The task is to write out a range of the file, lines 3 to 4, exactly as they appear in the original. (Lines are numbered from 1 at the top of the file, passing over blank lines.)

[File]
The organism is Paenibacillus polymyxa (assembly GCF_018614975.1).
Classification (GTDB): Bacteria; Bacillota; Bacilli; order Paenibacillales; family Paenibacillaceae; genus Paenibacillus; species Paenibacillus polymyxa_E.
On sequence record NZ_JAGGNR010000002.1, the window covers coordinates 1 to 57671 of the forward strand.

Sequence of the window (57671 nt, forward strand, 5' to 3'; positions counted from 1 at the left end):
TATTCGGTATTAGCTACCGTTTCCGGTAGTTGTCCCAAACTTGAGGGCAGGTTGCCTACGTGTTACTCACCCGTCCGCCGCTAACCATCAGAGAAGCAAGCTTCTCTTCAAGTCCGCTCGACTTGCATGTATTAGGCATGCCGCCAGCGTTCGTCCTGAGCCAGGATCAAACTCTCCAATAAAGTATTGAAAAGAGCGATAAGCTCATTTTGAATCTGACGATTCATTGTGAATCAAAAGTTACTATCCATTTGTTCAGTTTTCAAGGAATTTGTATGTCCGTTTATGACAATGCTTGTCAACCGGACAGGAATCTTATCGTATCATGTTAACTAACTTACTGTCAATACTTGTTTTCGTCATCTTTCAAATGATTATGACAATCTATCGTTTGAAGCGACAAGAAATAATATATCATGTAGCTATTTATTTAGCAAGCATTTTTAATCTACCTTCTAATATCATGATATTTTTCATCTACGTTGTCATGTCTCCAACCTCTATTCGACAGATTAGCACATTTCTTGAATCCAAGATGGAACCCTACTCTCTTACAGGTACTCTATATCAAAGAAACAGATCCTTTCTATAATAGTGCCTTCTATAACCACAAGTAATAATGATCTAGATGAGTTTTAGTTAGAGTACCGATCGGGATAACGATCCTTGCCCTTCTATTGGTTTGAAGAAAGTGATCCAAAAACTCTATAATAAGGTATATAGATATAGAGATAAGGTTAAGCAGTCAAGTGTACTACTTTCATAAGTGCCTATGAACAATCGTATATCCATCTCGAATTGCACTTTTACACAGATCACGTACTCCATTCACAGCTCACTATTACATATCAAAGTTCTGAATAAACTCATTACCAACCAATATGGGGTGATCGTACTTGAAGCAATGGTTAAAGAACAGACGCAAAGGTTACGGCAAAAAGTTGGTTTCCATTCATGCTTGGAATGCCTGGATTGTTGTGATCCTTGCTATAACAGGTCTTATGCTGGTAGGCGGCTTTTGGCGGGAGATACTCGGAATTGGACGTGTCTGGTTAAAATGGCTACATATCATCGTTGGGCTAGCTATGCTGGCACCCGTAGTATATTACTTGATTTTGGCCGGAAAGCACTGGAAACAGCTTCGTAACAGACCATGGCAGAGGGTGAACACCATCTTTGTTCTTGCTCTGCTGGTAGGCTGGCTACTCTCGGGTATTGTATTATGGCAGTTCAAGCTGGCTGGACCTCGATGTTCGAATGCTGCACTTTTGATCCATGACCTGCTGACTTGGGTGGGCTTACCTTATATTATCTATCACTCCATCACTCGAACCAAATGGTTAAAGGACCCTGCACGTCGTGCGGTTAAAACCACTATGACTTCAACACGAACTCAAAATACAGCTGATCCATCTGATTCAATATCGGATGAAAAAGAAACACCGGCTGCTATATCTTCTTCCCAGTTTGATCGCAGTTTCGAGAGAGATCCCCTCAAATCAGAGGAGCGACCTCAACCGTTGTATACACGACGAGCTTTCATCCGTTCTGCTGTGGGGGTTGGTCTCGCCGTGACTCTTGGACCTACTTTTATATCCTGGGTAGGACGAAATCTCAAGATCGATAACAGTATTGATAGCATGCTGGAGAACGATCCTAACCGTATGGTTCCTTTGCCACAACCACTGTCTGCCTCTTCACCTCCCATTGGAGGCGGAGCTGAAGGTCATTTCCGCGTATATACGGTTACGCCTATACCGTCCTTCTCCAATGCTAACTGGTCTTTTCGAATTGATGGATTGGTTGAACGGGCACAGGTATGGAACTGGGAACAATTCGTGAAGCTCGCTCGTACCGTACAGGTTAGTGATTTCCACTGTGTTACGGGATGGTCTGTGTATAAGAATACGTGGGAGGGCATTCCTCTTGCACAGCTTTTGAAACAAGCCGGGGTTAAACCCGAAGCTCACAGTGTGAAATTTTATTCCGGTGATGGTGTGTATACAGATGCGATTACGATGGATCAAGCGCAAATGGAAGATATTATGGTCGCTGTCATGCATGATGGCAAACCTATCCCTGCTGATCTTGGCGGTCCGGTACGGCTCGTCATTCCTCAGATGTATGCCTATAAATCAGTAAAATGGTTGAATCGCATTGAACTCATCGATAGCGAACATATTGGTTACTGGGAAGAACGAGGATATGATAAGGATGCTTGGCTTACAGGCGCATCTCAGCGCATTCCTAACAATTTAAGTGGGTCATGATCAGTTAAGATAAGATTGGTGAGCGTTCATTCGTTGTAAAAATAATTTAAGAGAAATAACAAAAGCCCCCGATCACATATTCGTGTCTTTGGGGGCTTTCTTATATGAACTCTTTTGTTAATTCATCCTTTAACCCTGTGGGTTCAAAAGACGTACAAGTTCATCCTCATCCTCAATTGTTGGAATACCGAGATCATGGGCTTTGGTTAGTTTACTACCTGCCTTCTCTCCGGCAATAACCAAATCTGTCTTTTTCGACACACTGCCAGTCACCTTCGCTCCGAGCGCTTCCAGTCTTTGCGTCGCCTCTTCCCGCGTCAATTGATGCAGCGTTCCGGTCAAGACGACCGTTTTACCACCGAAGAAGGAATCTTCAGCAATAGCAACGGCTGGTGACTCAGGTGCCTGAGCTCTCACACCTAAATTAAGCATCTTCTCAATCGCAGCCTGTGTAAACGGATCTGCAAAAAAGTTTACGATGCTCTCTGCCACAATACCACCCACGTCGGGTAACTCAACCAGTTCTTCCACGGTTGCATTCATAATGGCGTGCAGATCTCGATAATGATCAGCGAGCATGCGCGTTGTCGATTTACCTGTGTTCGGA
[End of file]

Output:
On sequence record NZ_JAGGNR010000002.1, the window covers coordinates 1 to 57671 of the forward strand.

Sequence of the window (57671 nt, forward strand, 5' to 3'; positions counted from 1 at the left end):